Update 9.23pm: Video added below

Slide presentation below [and all graphics above] provided by the BTA:

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Comments (31)

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  1. $1000 a day pay scale says:

    Let me explain to you what people do when STRESSED! They eat more food and drink more alcohol that’s why we are riding a wave of sales growth in Bermuda. Not lets talk about what the oba hired you accomplish @ a pay scale of $1000 a day. Bring in more tourist but your arrivals is decline 6.7%! :(

    The OBA are being very creative because we are being told/played there’s no money…and when someone’s being paid $1,000 a day of tax payer money it makes me LMAO.

    • Chris says:

      For $1000 a day we could hire 5 people and pay them $200 each.
      Job #1 will be paid to Finance the Bull S
      Job #2 will be paid to market the Bull S
      Job #3 will be paid to account for the Bull S
      Job #4 will be paid to lie about the Bull S

      Job #5 will be paid to protect Bermuda from 1 to 4 Bull S.

  2. 2000 jobs says:

    A little boy asked his father, “Daddy, how much did it cost to get married to the UBP/OBA in 2012?” Father replied, “I don’t know son, I’m still paying for it.”

    • Redman says:

      @ 2000 jobs,

      You’d be correct if you had used the PLP as we are still paying for their failure and will be for a very long time. Fail.

    • aceboy says:

      2000, You are kidding right?

  3. Ringmaster says:

    At least since 2012 the purpose of visit is being shown. During the so called Platinum period these were just lumped together to hide the deficiency in vacation visitors. Clearly the reduction in people on work permits is reflected in the number visiting them and the downturn in business, especially IB has also resulted in a downturn in business visitors. Neither have anything to do with the Tourism Department. The cost of the BTA is really just the vacation visitors, and the others should be ignored as they do not visit because of the BTA. Amount spent can also be influenced by the costs – increased hotel nights for example. Show the full stats, as just based on what is shown Bermuda is still not benefitting from the tens of millions of dollars given to the BTA.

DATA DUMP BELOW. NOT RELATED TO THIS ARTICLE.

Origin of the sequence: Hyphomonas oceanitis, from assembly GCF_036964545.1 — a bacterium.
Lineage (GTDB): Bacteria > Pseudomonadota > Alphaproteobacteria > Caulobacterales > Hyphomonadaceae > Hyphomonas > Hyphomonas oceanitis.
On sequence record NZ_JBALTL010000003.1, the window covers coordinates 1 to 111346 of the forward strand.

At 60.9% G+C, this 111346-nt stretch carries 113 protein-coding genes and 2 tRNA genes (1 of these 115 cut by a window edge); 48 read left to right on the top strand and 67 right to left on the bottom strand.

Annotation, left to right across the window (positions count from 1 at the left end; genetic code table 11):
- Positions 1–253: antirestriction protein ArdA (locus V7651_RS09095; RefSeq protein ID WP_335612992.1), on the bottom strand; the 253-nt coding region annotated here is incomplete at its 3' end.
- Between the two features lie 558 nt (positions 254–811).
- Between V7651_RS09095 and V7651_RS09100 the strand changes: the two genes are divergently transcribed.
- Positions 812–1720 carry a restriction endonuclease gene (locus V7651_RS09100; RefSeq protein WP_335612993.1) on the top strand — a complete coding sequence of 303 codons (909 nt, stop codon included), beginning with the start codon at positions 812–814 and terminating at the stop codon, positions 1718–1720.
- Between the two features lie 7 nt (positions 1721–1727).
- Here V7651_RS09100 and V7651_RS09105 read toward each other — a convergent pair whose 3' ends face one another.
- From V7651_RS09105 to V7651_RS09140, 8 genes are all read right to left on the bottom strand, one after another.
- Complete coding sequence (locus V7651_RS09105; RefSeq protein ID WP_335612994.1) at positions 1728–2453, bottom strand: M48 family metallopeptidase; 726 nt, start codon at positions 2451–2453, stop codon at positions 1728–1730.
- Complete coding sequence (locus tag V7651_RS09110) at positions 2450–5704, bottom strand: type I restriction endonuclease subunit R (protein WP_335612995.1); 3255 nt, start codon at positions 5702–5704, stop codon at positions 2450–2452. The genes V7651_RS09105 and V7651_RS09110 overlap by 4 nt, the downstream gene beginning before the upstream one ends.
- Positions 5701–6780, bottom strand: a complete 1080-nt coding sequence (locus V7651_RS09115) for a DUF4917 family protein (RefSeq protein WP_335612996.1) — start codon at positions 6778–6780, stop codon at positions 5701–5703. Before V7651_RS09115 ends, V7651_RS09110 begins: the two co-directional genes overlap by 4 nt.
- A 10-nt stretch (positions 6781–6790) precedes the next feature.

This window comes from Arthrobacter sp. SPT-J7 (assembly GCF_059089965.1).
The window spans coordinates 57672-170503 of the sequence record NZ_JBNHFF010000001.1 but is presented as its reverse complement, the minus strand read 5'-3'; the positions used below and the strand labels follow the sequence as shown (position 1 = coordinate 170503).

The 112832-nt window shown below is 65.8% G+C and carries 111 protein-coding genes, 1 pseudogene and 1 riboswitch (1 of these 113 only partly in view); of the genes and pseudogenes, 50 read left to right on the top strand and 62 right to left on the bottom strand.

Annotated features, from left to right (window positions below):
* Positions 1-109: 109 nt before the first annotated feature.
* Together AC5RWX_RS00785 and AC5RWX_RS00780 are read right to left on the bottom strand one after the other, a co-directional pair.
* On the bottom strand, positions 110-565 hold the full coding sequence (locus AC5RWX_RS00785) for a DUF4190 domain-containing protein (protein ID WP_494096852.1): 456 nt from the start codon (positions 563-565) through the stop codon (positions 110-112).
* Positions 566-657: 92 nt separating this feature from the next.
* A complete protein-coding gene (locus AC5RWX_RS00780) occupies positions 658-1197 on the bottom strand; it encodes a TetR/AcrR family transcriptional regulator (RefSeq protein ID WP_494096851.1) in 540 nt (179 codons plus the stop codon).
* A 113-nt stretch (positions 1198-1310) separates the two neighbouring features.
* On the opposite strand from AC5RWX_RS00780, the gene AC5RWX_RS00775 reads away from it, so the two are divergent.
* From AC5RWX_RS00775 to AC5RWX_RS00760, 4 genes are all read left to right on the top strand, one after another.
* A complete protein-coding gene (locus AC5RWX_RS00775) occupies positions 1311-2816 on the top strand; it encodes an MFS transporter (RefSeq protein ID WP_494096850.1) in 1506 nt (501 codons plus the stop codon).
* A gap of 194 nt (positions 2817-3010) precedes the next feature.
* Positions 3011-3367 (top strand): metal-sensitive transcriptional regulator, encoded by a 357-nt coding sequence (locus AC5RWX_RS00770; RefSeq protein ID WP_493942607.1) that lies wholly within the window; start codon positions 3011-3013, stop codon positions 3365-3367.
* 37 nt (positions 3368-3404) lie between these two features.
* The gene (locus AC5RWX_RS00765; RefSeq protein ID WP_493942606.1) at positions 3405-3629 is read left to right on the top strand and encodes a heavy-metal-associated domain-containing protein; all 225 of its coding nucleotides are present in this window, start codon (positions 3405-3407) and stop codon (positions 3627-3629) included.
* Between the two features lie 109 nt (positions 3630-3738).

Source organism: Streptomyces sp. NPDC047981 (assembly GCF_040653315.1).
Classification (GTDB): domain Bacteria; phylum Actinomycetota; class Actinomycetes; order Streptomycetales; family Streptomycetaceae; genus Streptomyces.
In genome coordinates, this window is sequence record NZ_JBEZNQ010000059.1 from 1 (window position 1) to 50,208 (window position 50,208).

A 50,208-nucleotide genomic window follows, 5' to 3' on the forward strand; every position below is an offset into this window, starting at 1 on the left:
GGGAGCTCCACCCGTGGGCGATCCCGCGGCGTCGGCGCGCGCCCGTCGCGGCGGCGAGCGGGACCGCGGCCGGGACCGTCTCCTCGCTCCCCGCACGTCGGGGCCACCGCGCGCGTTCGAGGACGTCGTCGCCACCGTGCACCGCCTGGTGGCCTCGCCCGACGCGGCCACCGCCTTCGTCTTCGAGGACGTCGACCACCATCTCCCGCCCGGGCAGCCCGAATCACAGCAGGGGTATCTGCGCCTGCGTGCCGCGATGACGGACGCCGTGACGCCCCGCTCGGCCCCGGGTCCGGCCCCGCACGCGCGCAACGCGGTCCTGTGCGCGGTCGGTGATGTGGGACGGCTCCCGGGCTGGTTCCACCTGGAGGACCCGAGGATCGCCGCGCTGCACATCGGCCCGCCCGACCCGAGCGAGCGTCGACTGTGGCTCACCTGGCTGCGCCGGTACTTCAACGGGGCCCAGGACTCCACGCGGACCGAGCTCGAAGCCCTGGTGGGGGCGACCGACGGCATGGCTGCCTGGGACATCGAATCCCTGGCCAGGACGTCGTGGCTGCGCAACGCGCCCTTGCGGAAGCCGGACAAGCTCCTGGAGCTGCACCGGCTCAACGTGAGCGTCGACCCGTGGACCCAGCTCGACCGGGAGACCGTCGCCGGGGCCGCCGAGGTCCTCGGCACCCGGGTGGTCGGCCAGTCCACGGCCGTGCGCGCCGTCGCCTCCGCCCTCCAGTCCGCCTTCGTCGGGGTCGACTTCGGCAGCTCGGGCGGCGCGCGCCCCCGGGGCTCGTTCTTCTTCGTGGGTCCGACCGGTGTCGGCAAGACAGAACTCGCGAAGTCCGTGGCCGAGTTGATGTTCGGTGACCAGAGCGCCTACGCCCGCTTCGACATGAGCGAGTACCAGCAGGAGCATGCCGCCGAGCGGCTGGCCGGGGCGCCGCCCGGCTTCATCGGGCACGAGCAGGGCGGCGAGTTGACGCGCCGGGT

• hmmm says:

      sniff BS

    • @ Ringmaster: Thanks for “calling a spade a spade.” The P.L.P. hadn’t divided the business visitors from the flight and cruise ship tourists they’d lumped them all together and projected the illusion of a “Platinum Period”. Granted, things have declined due to several reason, one of course is the cost of flights from everywhere and hotels and guesthouses accommodations.
      We need to,(as I’ve mentioned over countless years)and heard the Shadow Minister Zane DeSilva comment on the exact same thing, “our advertising sucks.” If we see so called 3rd. world and other places to our South being advertised on T.V. throughout the Eastern coastline of the U.S.A. and other places then why aren’t we? (Trouble is inevitable but misery, it’s optional)

  4. curious says:

    I want to know how the BTA is expected to make tourism better without any change in our tourism product …. Because from the time the BTA was created up until now we are definitely not getting bang for our buck

    • Mockingjay says:

      Well Hanbury is definitely getting a BANG for his bucks, $1,000.00 a day worth !!!!!!!!!!!!!!!!!!!!!!!!!!!
      What a F!@#ING JOKE.

  5. Ann says:

    So glad there was something for the people that voted for the party that spent all our money to post on today, they have been quiet lately! When will the ignorant realize we threw 800 million dollars to the wind, and what we have now is the cause. How do you expect any party to fix that much damage in 2 years, let me guess put the PLP back in power. At least if we do that we won’t have the civil service expense because no one will be here to pay!!!! Get smarter people!!!

    • Will says:

      Raggedy Ann shut the _-_K U the crickets outside are making more noise then the oba circus.